Weekly Wire
Weekly Alibi Calexico "The Black Light"; Atomic Love Medicine "Sampler"

By Michael Henningsen

APRIL 13, 1998: 

Alibi Rating Scale:

!!!!!= Lucky Charms
!!!!= Cap'n Crunch
!!!= Frosted Mini-Wheats
!!= Honeycomb
!= Sugar Smacks


Calexico

The Black Light (Quarterstick)

When one strips away the highway muck and oxidized paint from the vehicle known collectively as Giant Sand, it becomes almost instantly apparent that--despite Howe Gelb's faith in that thing called "unit"--the band, at their most basic, aren't a band at all, but several and various musicians who occasionally come together for magical (and less than in some cases) moments of cohesion. Giant Sand--kick ass as the records and live performances can be--is a glorified side project, the culmination of many side projects and sidetrackings. When it works, it's pure genius. When it doesn't, it's still far enough off the beaten path to sound almost vital, which would give one the impression that Giant Sand spin-offs are more likely to offer something of merit than not. In the instance of John Convertino's Calexico, the impression is dead on.

First off, it would be a grave mistake to expect Calexico's sophomore effort to sound anything like a Giant Sand record--the two bands, surprisingly enough, are altogether different beasts. Gelb's penchant for "found" sounds and left-field guitarring are nowhere to be found. Instead, Convertino and guitarist/vocalist Joey Burns--the two full-time members of Calexico--fill in the blanks with, well, blanks. But all the empty space--awkward as it would pose for most bands--allows Convertino and Burns ample breathing room with which to roam imagined prairies, in the process creating the soundtrack to an idealized Western of which even Ennio Morricone would be proud.

Spoke, Calexico's first record, is a musical moonlighter's instruction manual--quiet, reserved and safe. The Black Light, on the other hand, combines Convertino and Burns' multi-instrumental talents with thoughtful production and a decidedly weird array of orchestrations that include Latin-jazz stylings, Mariachi-inspired accordion and horns and good, old-fashioned pedal steel. The result is a silent movie without the visuals. But the deeper the record coaxes one into itself, the less reliant one becomes upon extraneous stimulation. Calexico's latest will forever be misunderstood in the listening minds of those who subscribe fully to the philosophy of the microwave generation--meals, e-mail and hit songs in less than three-and-a-half minutes. The Black Light demands to be heard in its entirety. To its discredit, none of the 17 tracks that make up The Black Light stand on their own as definitive; rather, they hang unobtrusively on liner notes and plastic packaging like so many black light posters on walls, sorrowfully illuminated but by the soft white and almost undetectable hum of halogen bulbs. Strung together, though, the songs that combine for this quizzical effort take on hazy, trick-of-the-eye dimensions that hardcore stoners--granted, to no avail--attempt to explain to whomever might listen.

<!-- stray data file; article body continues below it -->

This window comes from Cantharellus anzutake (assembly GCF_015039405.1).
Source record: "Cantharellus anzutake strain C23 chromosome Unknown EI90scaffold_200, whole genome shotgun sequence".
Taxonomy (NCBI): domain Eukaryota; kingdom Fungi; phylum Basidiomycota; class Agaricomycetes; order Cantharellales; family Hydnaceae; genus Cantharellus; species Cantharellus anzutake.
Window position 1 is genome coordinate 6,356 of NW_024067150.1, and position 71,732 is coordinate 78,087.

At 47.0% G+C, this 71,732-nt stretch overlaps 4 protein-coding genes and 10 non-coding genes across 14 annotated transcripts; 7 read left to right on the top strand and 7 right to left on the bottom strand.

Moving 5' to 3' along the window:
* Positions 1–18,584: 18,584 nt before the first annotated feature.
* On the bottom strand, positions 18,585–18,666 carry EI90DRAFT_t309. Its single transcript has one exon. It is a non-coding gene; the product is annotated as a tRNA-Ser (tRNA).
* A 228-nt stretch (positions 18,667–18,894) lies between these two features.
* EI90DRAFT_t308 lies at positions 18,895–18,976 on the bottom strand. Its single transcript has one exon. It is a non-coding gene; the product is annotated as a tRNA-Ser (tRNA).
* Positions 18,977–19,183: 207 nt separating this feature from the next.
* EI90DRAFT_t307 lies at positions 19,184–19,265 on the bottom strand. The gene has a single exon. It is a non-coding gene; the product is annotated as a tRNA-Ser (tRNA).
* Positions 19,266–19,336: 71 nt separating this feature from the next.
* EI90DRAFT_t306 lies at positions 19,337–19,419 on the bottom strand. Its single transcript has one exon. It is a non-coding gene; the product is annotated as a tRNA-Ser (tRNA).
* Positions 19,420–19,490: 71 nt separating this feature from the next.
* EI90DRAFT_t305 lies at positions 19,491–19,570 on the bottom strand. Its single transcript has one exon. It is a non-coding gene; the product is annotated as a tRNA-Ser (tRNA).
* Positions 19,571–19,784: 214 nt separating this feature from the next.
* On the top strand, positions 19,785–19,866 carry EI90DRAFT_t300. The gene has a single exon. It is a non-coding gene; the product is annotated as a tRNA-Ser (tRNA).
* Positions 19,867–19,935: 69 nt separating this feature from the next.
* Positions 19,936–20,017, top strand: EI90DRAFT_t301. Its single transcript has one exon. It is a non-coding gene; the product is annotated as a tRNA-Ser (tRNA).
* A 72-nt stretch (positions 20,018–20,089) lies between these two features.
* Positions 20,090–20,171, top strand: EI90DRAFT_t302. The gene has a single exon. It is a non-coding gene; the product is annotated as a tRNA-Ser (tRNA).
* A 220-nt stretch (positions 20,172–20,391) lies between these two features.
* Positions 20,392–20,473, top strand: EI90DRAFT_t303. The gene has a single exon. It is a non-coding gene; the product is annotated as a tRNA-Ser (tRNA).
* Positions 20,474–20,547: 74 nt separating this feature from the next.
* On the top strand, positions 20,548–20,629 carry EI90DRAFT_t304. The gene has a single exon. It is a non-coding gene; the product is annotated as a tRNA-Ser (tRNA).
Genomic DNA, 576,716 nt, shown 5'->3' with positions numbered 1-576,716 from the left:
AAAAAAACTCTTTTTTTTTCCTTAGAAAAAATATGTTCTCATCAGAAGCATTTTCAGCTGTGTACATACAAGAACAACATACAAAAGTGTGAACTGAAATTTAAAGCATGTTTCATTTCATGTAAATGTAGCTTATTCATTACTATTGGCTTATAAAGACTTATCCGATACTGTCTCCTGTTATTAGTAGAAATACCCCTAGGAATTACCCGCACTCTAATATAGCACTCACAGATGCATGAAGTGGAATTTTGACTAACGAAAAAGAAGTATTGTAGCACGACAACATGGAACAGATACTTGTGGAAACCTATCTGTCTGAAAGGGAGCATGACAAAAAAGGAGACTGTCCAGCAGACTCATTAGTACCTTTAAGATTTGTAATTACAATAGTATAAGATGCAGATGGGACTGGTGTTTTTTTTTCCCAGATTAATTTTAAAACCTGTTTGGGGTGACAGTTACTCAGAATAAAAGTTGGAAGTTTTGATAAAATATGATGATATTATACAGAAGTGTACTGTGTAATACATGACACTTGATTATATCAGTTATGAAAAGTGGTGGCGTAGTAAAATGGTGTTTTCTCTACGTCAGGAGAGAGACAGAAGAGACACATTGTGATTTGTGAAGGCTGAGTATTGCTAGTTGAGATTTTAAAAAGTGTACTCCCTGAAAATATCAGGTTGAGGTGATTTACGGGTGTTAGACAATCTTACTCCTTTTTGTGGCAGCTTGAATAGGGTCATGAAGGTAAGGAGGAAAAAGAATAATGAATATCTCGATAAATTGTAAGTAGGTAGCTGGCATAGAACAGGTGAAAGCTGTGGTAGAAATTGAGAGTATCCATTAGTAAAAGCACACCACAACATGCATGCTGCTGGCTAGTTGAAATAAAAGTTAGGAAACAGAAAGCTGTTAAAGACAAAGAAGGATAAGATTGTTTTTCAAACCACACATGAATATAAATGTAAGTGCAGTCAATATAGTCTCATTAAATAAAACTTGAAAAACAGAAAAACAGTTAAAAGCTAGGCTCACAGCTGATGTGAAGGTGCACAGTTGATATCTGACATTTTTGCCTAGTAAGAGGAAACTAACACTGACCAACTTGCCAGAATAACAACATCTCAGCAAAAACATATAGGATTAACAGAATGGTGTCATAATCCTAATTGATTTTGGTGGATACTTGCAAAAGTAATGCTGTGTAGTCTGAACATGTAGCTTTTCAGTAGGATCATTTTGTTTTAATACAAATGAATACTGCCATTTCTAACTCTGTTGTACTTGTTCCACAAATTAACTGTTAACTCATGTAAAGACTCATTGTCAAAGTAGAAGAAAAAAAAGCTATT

If ever a record was made expressly to give purpose to the "repeat" function of your CD player, The Black Light is it. The music folds in on itself without effort or discernible intention, affording the listener a fully adjustable and self-managed brush with infinity. Run with it. !!!!!


Atomic Love Medicine

Atomic Love Medicine Sampler (Club MEDicine)

Aside from not being able to hear this record until the fourth track into it and the fact that most of the songs inexplicably fade in from nowhere, Atomic Love Medicine's seven-song debut contains some pretty, at times stunning, melodies, deliciously off-kilter guitar work and that mystical '80s new wave flavor only bands like Gene Loves Jezebel, the Church and Balaam and the Angel were capable of. The band may not appreciate that last charge, but damn, I sure do. Without that surreal, swirling quality--in the production, the songwriting and instrumental execution--the sampler wouldn't have much more to offer than someone's undone song ideas.

As things stand, there are some fine ideas at work here. For instance, the approximate half of "Catholic Moonfish" that actually appears here has a kick-ass hook, and "Holiday Isolation" makes for fine anthemic rave-up. The band's good grasp of dynamics and straightforward, ethereal arrangements make up partially for occasionally flat vocals and stuttered beats. Vocalist/guitarist Neal Ambrose-Smith has a surprisingly strong voice and, with more experience, could develop that tool alone into Atomic's razor-sharp secret weapon. The songwriting's already there. I just can't wait for the execution and production to catch up. !! 1/2

--Michael Henningsen


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